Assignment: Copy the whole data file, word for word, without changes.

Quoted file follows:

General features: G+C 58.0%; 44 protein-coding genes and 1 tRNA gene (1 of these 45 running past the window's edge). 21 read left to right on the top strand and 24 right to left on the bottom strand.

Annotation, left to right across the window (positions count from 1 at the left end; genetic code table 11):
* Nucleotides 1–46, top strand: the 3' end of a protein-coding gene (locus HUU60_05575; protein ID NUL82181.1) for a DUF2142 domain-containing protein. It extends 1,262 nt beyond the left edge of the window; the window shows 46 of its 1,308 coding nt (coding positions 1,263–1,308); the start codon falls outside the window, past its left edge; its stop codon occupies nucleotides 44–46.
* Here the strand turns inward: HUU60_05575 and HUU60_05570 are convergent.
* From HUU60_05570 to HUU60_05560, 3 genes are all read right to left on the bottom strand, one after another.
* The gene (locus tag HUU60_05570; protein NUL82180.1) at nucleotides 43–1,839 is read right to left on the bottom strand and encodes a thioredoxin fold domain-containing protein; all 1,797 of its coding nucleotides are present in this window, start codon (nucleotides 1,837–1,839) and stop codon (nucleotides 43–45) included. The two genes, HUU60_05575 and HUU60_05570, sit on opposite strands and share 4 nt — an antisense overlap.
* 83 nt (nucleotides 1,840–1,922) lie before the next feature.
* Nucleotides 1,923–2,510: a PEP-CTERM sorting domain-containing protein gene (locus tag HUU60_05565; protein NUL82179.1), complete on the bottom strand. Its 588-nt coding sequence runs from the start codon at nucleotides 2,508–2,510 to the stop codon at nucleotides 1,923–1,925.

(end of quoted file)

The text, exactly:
General features: G+C 58.0%; 44 protein-coding genes and 1 tRNA gene (1 of these 45 running past the window's edge). 21 read left to right on the top strand and 24 right to left on the bottom strand.

Annotation, left to right across the window (positions count from 1 at the left end; genetic code table 11):
* Nucleotides 1–46, top strand: the 3' end of a protein-coding gene (locus HUU60_05575; protein ID NUL82181.1) for a DUF2142 domain-containing protein. It extends 1,262 nt beyond the left edge of the window; the window shows 46 of its 1,308 coding nt (coding positions 1,263–1,308); the start codon falls outside the window, past its left edge; its stop codon occupies nucleotides 44–46.
* Here the strand turns inward: HUU60_05575 and HUU60_05570 are convergent.
* From HUU60_05570 to HUU60_05560, 3 genes are all read right to left on the bottom strand, one after another.
* The gene (locus tag HUU60_05570; protein NUL82180.1) at nucleotides 43–1,839 is read right to left on the bottom strand and encodes a thioredoxin fold domain-containing protein; all 1,797 of its coding nucleotides are present in this window, start codon (nucleotides 1,837–1,839) and stop codon (nucleotides 43–45) included. The two genes, HUU60_05575 and HUU60_05570, sit on opposite strands and share 4 nt — an antisense overlap.
* 83 nt (nucleotides 1,840–1,922) lie before the next feature.
* Nucleotides 1,923–2,510: a PEP-CTERM sorting domain-containing protein gene (locus tag HUU60_05565; protein NUL82179.1), complete on the bottom strand. Its 588-nt coding sequence runs from the start codon at nucleotides 2,508–2,510 to the stop codon at nucleotides 1,923–1,925.